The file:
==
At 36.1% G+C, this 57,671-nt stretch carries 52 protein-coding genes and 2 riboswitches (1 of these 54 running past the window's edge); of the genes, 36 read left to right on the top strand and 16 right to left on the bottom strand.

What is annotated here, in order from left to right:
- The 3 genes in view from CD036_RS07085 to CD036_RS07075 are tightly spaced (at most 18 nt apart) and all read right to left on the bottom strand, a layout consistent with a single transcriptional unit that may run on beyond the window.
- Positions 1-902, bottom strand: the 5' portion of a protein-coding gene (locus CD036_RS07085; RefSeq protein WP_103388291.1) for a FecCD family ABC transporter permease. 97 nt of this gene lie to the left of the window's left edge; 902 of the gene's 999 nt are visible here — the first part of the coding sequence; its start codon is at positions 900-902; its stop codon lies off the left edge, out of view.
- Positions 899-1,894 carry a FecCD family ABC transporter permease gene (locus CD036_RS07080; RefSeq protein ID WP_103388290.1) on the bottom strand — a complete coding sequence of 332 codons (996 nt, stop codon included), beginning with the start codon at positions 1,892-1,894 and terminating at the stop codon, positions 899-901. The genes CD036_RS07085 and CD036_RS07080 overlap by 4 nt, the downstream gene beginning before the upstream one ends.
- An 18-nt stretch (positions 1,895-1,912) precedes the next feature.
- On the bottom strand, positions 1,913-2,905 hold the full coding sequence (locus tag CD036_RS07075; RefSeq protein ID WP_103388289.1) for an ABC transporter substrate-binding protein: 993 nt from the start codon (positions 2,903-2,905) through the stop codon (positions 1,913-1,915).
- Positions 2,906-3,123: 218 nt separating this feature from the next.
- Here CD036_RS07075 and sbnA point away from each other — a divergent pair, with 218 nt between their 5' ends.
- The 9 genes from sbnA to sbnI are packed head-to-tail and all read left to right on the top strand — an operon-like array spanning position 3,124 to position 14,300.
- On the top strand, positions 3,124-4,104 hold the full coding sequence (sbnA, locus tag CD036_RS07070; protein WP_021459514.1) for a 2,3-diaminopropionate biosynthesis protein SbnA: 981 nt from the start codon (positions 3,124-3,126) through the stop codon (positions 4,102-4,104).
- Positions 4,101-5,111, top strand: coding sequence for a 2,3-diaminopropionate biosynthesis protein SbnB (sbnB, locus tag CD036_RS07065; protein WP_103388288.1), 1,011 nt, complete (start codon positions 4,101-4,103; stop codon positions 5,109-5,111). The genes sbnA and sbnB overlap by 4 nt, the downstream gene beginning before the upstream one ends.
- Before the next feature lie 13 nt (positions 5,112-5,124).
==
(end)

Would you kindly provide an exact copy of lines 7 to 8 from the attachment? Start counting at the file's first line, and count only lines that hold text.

- On the bottom strand, positions 1,913-2,905 hold the full coding sequence (locus tag CD036_RS07075; RefSeq protein ID WP_103388289.1) for an ABC transporter substrate-binding protein: 993 nt from the start codon (positions 2,903-2,905) through the stop codon (positions 1,913-1,915).
- Positions 2,906-3,123: 218 nt separating this feature from the next.